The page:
Thursday, May 30, 2019

RIP Dennis Etchison (1943-2019)

Author and editor Dennis Etchison, whose finely-wrought, enigmatic tales of psychological horror were some of the best of the 1980s, has died at age 76. Born in Stockton, CA, he had deep roots in the genre and was mentored by writers like Ray Bradbury, Charles Beaumont, and George Clayton Johnson. Etchison didn’t set out to be a horror writer. He has been referred to as a writer of “dark fantasy” or “quiet horror,” and in an interview with journalist Stanley Wiater in the book Dark Dreamers (1990), the author states that he found himself in the horror genre “sort of by accident.” Etchison began writing and publishing science fiction stories in the 1960s, but as the market for short genre fiction changed, he found his work gained more acceptance in the burgeoning horror fiction field of the 1970s.

Etchison is perhaps best described as a horror writer's horror writer: while prolific, he never achieved mainstream name recognition, but he was very highly respected by virtually every other horror writer working in the '80s and '90s. I discovered Etchison while I was still in high school with a copy of Red Dreams given to me by an aunt who also enjoyed horror paperbacks. However I was more taken at the time by his editorial skills; his 1986 anthology Cutting Edge was filled with mature, challenging, utterly weird and sometimes graphically violent stories by some of the best writers working then. Later I would become enamored of Etchison's unique talents when I read his first short story collection, 1984's Dark Country.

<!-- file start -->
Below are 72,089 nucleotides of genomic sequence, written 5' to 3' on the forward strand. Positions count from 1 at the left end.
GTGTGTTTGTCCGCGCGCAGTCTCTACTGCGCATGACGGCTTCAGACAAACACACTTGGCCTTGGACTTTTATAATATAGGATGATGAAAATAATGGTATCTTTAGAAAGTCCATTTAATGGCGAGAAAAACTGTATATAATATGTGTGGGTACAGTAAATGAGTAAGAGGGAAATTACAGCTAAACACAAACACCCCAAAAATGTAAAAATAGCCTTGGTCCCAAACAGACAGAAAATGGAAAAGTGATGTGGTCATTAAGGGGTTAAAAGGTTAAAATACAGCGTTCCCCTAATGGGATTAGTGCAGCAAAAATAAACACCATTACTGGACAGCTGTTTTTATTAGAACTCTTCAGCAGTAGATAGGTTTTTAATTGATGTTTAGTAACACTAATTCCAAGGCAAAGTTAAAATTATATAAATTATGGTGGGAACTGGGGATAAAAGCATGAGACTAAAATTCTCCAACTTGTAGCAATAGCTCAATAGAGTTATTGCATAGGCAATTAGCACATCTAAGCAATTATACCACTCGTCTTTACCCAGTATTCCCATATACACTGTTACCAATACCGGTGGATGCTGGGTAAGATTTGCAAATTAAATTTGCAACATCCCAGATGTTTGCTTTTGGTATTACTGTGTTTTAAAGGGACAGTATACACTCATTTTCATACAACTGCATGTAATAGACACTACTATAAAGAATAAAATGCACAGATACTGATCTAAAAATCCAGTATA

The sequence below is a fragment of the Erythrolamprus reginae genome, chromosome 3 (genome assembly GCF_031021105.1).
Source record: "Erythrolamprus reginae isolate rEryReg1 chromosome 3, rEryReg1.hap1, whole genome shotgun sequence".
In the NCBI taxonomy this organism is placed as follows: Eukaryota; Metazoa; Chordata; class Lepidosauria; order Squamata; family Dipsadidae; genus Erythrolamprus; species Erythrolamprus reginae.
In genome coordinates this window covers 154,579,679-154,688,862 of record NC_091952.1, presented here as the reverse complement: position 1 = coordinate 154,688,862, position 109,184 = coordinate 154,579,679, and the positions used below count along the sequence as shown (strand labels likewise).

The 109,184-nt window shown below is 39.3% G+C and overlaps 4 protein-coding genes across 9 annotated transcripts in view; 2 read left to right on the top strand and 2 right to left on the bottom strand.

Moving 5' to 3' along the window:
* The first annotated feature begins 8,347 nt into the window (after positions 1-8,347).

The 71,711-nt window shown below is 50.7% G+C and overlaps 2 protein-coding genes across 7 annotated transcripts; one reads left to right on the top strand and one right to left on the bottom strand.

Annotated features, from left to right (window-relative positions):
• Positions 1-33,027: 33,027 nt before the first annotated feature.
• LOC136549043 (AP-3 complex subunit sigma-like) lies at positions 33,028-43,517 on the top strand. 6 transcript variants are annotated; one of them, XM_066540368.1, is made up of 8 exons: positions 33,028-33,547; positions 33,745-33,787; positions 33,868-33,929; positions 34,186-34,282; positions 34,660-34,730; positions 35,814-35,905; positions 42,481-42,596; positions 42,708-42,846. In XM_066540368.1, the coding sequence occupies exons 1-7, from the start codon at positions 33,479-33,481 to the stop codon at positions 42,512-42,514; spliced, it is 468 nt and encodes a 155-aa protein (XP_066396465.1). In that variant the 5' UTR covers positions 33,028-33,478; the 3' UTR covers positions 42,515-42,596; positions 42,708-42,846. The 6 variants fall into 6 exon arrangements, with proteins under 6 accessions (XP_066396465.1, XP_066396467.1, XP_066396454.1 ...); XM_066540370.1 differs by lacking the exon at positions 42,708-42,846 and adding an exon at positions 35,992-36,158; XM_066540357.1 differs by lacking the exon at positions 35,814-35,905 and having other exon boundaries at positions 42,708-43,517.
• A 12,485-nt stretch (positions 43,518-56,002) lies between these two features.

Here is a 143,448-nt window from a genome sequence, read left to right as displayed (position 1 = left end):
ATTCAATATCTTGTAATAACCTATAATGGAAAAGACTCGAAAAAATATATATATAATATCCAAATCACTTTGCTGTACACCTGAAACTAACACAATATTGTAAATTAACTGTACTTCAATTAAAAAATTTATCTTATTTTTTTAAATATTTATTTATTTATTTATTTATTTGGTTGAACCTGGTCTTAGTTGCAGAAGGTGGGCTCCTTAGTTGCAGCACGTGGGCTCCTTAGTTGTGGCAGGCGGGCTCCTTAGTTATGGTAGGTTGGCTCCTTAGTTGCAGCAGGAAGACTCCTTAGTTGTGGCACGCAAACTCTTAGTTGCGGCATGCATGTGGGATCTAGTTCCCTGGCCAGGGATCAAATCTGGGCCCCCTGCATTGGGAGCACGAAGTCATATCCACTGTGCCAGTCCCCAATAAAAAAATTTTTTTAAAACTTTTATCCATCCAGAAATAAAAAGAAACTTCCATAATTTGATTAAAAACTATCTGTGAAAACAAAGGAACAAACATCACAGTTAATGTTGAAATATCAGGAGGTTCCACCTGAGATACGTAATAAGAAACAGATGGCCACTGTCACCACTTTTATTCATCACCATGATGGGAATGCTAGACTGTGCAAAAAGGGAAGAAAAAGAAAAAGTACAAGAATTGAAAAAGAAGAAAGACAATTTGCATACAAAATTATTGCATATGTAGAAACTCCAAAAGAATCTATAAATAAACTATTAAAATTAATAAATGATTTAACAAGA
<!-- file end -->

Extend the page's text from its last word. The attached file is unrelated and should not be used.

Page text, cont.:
Etchison wrote novels like Shadow Man and California Gothic for the Dell Abyss line. A lifelong movie buff, Etchison studied film in college, and later produced many novelizations for horror films, including several Halloweens, Carpenter's Fog, and Cronenberg's Videodrome (under the pseudonym Jack Martin, which was also the name of one of his recurring protagonists). He assisted Stephen King with film references in King's classic 1981 nonfiction study Danse Macabre. His expert editorial skills were seen again in Masters of Darkness (1986-91) and MetaHorror (1992).

In the early 1990s Etchison was president of the Horror Writers Association. In later years he continued to write and adapted Rod Serling's original Twilight Zone scripts into radio dramas. Often nominated for various genre awards, he won many for his short fiction, and in 2016 was given the Lifetime Achievement Award by the HWA. He was also, going by the remembrances on social media, a heckuva guy who will be much missed by the horror community.

Dennis Etchison 
(March 30, 1943 – May 28, 2019)

Friday, May 24, 2019

Carnosaur by Harry Adam Knight (1984): Bang a Gong Get It On

I can't imagine it'd surprise you to learn that I was a pretty mean dinosaur fanatic when I was a kid in the 1970s. Visits to the local library were never complete without a stack of books on these fantastic creatures. Most of these titles were from the '50s and '60s and out of date by the time I was reading them, illustrated by timid little black-and-white pencil sketches of tail-dragging creatures, but I still recall with great fondness two from that actual decade: